Exposure bracketing lets us take three 48-bit images, one that has the mid-tone details, one that has the highlights, and one that has the shadows. We get all the detail in the sky and the detail in the bits shaded by the trees plus our mid-exposure photo. So before, where we had 48 bits of detail in our image, we now have up to 144 bits of detail. If we were to work out the number of colours it is astronomical (24-bit gave us 16 million colours, 48-bit gave us 280 thousand billion colours).
The reality is our exposures will overlap (we actually want them to) so we won't quite be getting the equivalent of 144 bits, but even with the overlap, the number of colours we now have to play with is well off the scale.
When we then apply our tone-mapping process onto this astronomical level of detail, it has a lot more information to work with when making its decisions.
There are some things to be aware of. One thing we need to be careful of is the camera or subject moving as we take the shots. Because the shots are taken by the camera one after the other, we need a relatively static scene to work with when using exposure bracketing. That's why you don't see many HDR/strongly tone-mapped photos of racing cars or people moving around. If something in the scene moves too quickly, it will become heavily ghosted. HDR software tends to have tools to try and deal with this, but it's never perfect and your best results will come from making sure nothing is moving during or between shots, camera, or subject.
A good way to stop the camera from moving between shots is to use a reasonably sturdy tripod, this doesn't have to be expensive. My small tripod cost me £7 and fits easily in my rucksack. Many times though I don't use my tripod and instead find an appropriate surface on which to place the camera. I also variously use my camera strap, the tripod quick release bracket mount (normally attached to the camera I place it under the lens or body), pile up some sand or dirt, or find some small stones to raise or lower the view of the camera.
You'll want to experiment with trying different bracketing. I typically go with somewhere between one stop or two stops and I typically drop the centre exposure point by 1/3 of a stop. I usually check the lightest image (for any blown out shadows) and the darkest image (for any blown out highlights). If there are problems in either end I adjust the bracketing or exposure offset and try again.
Exposure bracketing will only work correctly in full manual mode with a fixed ISO speed. If you use aperture priority, shutter priority, or any of the program modes that allow auto adjustment of ISO, shutter speed, or aperture then your exposures will not come out as intended and may not be usable. This is not a problem if you always use your camera in full manual mode but if you're like me you may often switch to shutter priority or semi auto ISO, so it's crucial to get into the habit of checking your camera settings.
Using Luminance HDR to combine LDR or RAW images to make an HDR
(So how do I do this?)
I'm going to use open-source free software for this tutorial. All tools used are available for Windows, Linux, and Mac, at a minimum.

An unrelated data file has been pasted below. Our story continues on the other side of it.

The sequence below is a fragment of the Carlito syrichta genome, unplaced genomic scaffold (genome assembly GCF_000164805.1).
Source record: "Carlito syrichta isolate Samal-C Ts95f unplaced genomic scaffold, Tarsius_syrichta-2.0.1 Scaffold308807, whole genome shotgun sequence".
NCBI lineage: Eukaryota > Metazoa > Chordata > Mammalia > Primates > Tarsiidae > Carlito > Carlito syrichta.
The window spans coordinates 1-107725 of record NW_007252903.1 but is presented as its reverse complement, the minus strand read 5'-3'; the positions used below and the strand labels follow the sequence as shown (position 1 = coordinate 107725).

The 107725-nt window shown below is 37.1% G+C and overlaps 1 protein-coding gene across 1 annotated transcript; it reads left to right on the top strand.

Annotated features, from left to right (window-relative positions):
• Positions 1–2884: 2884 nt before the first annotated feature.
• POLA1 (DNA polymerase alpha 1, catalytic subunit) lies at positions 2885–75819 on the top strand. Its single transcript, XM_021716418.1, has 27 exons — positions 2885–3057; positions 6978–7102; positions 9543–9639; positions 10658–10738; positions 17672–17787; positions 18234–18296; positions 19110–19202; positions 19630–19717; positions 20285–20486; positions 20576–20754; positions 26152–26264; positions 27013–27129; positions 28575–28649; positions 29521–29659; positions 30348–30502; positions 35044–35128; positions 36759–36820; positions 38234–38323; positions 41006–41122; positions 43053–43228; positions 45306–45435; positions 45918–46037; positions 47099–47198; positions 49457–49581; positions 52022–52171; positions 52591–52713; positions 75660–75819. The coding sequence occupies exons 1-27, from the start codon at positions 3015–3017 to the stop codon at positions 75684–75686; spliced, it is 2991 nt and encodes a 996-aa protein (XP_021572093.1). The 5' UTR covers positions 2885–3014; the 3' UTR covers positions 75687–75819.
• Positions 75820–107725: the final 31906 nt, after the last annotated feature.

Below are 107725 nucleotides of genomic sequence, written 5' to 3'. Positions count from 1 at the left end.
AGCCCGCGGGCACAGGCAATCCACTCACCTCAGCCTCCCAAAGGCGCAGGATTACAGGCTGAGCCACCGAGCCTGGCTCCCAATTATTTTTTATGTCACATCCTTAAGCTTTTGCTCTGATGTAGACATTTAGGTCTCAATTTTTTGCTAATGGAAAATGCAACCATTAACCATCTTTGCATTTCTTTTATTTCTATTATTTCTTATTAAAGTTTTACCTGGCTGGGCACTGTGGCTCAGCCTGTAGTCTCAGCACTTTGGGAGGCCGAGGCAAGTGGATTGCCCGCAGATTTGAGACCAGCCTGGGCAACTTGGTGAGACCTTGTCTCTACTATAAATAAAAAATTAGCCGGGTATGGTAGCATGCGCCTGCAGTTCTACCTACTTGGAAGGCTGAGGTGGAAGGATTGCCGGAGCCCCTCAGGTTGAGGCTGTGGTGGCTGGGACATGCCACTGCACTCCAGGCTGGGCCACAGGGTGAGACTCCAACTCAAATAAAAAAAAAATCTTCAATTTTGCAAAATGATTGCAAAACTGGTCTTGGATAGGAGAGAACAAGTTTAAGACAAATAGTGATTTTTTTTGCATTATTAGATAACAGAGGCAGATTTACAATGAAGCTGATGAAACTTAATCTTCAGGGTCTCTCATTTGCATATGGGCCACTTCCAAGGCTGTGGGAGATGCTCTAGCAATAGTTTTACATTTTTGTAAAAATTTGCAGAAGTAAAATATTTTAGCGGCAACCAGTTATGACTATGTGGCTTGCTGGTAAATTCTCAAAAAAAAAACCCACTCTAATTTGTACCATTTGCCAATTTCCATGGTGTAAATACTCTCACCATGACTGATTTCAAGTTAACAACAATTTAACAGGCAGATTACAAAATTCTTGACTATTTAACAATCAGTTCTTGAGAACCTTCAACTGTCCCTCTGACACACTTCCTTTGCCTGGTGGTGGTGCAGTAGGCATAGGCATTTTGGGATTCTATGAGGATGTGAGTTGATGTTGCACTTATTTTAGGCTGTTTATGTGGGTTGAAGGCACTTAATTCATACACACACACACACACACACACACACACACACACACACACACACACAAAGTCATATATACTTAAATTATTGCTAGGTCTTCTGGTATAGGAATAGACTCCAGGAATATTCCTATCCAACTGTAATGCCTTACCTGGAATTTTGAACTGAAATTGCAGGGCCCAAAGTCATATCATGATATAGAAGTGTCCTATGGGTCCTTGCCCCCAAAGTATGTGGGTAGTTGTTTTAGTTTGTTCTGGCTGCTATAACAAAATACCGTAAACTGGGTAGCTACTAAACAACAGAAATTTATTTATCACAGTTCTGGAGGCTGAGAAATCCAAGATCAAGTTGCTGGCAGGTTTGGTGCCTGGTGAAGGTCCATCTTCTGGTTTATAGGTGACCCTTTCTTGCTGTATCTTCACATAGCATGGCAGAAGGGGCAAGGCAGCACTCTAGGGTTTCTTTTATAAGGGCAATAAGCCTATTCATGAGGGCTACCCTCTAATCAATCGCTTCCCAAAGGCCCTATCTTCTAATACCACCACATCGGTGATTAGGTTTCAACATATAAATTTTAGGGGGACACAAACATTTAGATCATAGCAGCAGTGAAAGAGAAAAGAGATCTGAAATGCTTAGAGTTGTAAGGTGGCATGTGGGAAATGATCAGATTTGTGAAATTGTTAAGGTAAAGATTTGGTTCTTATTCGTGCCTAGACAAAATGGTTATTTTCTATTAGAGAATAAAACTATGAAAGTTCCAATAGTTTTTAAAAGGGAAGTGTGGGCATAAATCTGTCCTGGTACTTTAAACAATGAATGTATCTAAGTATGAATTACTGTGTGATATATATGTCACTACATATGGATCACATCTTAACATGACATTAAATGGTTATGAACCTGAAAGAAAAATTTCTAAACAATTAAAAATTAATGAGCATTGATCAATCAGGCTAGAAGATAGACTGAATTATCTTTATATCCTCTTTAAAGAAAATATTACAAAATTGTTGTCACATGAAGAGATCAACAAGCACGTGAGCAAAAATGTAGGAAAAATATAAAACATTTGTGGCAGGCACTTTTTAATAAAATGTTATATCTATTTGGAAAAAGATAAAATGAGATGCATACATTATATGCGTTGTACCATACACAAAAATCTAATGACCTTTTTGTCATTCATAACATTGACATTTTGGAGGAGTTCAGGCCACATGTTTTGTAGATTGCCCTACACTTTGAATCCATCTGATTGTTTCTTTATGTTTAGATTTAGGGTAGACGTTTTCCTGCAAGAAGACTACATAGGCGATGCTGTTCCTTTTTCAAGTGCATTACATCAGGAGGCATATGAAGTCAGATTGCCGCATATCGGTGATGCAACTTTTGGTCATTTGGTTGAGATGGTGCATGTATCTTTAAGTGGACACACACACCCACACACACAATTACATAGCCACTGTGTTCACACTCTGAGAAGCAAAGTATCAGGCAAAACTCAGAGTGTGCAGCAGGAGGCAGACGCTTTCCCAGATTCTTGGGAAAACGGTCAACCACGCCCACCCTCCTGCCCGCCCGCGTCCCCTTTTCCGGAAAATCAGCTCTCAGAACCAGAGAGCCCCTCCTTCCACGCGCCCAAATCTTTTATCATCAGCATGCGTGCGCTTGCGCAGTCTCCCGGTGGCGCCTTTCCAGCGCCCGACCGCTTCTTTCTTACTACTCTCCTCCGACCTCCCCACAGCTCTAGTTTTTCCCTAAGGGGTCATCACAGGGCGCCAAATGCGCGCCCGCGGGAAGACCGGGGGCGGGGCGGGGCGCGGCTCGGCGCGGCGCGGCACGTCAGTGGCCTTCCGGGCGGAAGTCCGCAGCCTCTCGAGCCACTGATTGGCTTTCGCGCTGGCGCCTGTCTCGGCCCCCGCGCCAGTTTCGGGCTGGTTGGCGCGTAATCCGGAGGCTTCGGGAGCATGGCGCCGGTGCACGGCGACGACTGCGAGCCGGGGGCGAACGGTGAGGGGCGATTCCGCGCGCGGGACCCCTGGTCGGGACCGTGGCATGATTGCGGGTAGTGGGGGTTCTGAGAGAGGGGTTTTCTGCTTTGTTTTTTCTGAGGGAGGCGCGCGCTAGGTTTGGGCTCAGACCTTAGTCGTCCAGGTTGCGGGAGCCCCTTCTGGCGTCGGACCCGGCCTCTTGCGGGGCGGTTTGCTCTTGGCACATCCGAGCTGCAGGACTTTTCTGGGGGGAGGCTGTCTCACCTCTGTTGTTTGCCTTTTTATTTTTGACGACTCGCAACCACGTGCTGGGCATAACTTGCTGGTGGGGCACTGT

Download Luminance HDR and install it. It can currently be found here: http://qtpfsgui.sourceforge.net/?page_id=10
Once you have installed Luminance, you'll need some bracketed RAW images. If you haven't taken any yet, not to worry – I've linked the ones I've used in this tutorial here so you can follow along.
Links to RAW images.
In Luminance choose to create a New HDR Image.
This will open the HDR Creation Wizard
Click the big green button and select all three images.
If Luminance is behaving well with your raw images, then it will set the relative exposures. If it doesn't for some reason, then you can try setting them manually. Assuming that the images were bracketed with a single stop centred on a midpoint exposure, the lighter image will be +1, the normal exposure 0, and the dark image -1.
There are options to remove ghosting (due to subjects moving between shots) and auto alignment (due to the camera moving). While these do work, to some extent, they add a lot of time to the processing, use a lot of memory, and rarely produce good results from bad images.
Once the images are loaded and the exposures set, click the [Next >] button.
At this point I have no idea what the difference between the various profiles is. We'll just go with Profile 1. Click the [Finish] button.
Woohoo! we have an HDR image. WTF? that looks crap!!!1111
Yep, that's because we haven't told it how we want it to tonemap an LDR preview. As we said above, our monitor is a low-dynamic-range device. We can't actually see HDR images on it.
Save the HDR image. If anything goes wrong, we can just load it up instead of having to go through the creation process again.
I called my image ’TurfLocksEstuary.exr‘. EXR is a high-dynamic-range file format. EXR can be used in a number of other programs that render HDR images to LDR. By saving the HDR image now it also means our LDR gets appropriately named later.
Rendering a LDR image from a HDR image
(Or, well that's no bloody use to me, what now?)
This is where we start to tweak the tone mapping and get something cool.
We're going to use the default Mantiuk '06 tone-mapping operator. It's the one I use most often, it’s easy to use, and it gives pretty good and reasonably intuitive results. Feel free to explore the other tone-mapping operators or look for tutorials on specifically using them. They all work in different ways for different results.
To render the LDR image, I typically start by setting the preview resolution.
You'll find the preview resolution on the left-hand side near the bottom, labelled ’Result Size‘. Set this to something better than 256×170. I usually go for something around 1024×682, though since having 1080p monitors, I've typically nudged that up to 1536×1023. The resolutions listed will be based on the aspect ratio of your source images.
Why not just whack it up to 5202×3465? The larger the preview resolution the longer it will take to tweak results.